UN Envoy States That the Deal to Liberate Hodeidah May Open Channels for Aid in Yemen

February 20, 2019

A major development in the agreement on the withdrawal of forces around the Red Sea port of Hodeidah might remove the obstacle for a vast increase in the flow of aid into Yemen and ward off from turning the nation into a grisly abattoir. This statement was made by the UN special envoy for Yemen Martin Griffiths.
The progress was made during the weekend between military officials from the Yemen government and Houthi rebels managing the port and city, and the assignment of forces by the conflicting parties could commence probably from 19th or 20th February.
Evaluating the larger progress since a synopsis of UN-backed agreement was reached between the parties in Stockholm in December, Griffiths stated that a gory killing house has been averted, but he also cautioned that the likelihood of famine still hounds this land.
Next week, at a conference in Geneva, the UN is going to demand a further $4billion (£3.1billion) in order to assuage the suffering of civilians.
Griffiths stated that after months of travelling back and forth between Yemen’s crucial cities of Sana’a, Hodeidah, Aden, and Riyadh, the capital of Saudi Arabia, the single most important external player in the three-year battle is that unlike other conflicts, Yemen problem can be solved.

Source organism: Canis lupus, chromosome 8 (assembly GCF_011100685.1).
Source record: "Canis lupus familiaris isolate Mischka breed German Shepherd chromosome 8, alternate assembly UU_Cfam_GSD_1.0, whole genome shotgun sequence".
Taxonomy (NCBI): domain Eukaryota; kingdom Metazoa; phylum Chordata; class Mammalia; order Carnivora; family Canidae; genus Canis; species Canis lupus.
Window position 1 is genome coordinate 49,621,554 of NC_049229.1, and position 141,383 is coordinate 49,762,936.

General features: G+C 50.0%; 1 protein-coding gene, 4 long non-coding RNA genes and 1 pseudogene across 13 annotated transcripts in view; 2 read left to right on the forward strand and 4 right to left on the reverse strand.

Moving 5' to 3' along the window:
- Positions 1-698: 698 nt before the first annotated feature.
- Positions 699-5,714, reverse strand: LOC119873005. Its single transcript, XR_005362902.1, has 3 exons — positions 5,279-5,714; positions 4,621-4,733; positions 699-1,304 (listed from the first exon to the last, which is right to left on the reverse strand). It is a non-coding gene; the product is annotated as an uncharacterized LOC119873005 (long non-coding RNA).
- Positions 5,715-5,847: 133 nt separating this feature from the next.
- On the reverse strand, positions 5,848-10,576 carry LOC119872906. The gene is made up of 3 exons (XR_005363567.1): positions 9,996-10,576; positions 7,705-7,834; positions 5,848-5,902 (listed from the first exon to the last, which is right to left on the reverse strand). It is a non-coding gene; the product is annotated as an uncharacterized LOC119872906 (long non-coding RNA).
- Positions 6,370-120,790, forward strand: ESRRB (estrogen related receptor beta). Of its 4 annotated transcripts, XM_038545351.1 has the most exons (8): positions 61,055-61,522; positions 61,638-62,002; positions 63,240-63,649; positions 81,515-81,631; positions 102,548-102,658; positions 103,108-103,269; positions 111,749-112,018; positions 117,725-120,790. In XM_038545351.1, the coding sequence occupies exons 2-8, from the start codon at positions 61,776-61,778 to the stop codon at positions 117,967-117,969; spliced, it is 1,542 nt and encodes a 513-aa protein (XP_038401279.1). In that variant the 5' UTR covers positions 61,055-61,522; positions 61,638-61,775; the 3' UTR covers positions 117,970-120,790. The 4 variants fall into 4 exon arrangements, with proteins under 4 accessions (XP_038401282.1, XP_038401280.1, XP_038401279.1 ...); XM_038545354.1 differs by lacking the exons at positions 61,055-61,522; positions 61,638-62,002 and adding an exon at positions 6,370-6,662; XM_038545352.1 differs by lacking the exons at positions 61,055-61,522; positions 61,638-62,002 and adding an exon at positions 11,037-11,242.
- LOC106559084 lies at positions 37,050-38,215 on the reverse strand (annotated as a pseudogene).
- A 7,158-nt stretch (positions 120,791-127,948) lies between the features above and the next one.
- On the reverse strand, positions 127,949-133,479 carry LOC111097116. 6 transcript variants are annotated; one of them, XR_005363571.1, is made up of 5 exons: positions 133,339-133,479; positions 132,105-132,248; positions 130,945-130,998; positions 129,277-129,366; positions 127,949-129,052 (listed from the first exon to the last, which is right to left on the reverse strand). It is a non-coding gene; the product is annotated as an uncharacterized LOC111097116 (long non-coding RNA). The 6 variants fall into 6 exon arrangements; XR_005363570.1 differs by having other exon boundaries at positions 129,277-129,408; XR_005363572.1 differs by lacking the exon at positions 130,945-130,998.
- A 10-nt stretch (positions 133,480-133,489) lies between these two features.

Griffiths, while speaking from Amman, in Jordan, stated that the possibility of the civil war staying unsettled was frightening. “A famine is tailing the nation, and there is the peril to Red Sea shipping.
Griffiths who commented after Houthi militia and Yemen government commanders admitted at the weekend meeting to start the first phase of redistribution of their forces around Hodeidah, the Houthi-captured port and also a gateway for aid into the nation. He even stated that the accord was only “a temporary, stop-gap solution” to demilitarize the city of Hodeidah and did not decide the broader issue of sovereignty in Yemen. Moreover, the aid is required in order to deal with the famine threat.

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